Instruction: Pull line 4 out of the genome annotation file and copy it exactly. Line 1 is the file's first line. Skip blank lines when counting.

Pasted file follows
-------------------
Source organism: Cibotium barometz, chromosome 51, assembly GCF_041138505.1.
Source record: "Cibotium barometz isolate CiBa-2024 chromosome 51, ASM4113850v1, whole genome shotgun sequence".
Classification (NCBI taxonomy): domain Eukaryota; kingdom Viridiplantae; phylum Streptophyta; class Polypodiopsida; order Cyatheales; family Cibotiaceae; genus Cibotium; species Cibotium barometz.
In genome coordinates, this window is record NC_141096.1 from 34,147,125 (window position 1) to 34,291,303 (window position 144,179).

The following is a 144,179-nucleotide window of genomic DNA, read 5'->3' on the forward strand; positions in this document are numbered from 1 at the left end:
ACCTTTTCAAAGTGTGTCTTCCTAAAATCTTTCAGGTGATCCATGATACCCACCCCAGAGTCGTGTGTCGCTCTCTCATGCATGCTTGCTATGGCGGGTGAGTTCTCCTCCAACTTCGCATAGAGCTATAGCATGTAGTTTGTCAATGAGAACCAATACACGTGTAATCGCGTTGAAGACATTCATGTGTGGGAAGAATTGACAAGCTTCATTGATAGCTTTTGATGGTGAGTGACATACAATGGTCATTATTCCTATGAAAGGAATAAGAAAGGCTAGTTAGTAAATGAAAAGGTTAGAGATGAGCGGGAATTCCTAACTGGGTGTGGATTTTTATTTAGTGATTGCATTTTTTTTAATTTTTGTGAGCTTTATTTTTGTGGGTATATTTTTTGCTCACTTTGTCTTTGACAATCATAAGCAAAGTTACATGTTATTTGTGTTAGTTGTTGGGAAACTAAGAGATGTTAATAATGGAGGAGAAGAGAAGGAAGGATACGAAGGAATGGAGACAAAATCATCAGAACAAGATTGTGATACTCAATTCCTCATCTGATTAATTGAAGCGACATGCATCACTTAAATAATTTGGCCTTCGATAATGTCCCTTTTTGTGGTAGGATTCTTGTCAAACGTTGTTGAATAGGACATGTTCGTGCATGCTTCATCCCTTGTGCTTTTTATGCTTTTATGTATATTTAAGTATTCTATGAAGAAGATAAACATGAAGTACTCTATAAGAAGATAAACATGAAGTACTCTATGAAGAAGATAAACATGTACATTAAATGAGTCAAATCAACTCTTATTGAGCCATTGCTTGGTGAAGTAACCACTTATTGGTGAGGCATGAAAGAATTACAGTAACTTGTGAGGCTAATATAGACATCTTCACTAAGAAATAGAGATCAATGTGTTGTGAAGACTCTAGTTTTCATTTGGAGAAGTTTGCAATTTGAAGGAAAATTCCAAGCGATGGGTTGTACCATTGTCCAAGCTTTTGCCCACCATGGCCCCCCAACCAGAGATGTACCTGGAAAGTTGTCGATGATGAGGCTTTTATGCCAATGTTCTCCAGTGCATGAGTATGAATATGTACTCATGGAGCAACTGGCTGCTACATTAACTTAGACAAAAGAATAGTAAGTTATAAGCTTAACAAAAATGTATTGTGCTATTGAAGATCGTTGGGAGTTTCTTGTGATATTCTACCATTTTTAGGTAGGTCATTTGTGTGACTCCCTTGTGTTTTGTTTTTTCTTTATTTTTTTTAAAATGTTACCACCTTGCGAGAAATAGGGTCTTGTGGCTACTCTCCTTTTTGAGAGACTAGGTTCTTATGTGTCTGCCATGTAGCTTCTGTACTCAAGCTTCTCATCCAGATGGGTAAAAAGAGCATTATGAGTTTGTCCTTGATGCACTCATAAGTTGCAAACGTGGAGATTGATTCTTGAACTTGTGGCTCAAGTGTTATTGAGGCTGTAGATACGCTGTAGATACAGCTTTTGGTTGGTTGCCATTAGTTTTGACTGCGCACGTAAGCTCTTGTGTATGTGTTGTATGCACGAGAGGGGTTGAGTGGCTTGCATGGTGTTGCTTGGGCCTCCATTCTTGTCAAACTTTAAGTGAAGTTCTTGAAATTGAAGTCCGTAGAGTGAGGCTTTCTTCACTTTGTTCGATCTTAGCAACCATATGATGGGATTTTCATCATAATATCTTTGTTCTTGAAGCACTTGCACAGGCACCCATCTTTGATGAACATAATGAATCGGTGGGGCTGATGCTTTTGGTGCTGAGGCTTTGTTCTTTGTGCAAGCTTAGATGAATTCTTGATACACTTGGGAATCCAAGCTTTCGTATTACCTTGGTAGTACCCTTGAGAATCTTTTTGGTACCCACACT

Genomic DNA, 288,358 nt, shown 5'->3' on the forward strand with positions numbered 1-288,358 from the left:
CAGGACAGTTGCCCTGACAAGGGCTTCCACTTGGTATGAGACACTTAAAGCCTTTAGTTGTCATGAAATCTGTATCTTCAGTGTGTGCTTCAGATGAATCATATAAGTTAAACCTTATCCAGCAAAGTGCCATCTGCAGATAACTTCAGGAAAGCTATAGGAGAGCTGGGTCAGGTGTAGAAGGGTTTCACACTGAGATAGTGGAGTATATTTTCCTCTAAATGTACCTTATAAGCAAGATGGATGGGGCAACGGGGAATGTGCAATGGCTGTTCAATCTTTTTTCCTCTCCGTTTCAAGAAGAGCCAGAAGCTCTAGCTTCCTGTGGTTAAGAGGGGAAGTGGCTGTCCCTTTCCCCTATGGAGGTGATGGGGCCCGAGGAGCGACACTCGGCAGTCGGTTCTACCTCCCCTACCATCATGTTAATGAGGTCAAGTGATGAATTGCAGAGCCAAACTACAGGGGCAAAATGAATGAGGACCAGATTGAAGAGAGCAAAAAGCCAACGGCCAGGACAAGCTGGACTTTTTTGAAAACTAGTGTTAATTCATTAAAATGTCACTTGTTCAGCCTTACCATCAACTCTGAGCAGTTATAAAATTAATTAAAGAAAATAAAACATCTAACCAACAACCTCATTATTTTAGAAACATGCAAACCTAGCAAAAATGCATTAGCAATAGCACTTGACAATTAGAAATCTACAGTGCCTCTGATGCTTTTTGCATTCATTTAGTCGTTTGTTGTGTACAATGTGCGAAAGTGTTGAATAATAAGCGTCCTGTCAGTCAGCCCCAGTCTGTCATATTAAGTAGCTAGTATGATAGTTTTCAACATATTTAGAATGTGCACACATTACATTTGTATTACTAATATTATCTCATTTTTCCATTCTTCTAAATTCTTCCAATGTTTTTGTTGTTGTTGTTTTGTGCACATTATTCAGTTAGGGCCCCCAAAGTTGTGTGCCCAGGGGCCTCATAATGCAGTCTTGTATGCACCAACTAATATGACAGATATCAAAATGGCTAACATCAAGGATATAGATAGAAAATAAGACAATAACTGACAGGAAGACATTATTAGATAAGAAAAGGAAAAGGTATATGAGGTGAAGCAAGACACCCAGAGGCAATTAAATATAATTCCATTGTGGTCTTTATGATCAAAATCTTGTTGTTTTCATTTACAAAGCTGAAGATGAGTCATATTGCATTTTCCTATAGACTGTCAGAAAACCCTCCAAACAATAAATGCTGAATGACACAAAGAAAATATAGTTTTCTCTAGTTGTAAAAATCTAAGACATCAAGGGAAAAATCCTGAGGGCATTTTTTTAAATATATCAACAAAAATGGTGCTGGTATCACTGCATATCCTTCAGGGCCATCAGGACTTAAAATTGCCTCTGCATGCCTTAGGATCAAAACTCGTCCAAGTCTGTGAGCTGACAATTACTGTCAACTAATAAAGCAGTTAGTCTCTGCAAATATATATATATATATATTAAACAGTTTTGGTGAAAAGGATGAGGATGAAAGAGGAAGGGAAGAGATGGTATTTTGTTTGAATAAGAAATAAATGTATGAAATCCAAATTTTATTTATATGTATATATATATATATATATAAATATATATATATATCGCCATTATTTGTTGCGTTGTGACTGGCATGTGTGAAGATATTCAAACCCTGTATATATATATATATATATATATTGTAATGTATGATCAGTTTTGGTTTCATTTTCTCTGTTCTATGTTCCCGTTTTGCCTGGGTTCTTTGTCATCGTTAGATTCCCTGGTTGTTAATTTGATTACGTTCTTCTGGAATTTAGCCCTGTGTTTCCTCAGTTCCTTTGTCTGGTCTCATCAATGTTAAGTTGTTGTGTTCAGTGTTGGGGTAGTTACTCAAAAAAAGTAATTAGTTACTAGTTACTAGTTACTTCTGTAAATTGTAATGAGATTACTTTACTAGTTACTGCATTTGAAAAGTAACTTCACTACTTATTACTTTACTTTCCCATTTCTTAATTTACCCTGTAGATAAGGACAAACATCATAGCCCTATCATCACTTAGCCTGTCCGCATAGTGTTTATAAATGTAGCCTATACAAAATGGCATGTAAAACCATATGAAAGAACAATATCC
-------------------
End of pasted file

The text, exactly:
In genome coordinates, this window is record NC_141096.1 from 34,147,125 (window position 1) to 34,291,303 (window position 144,179).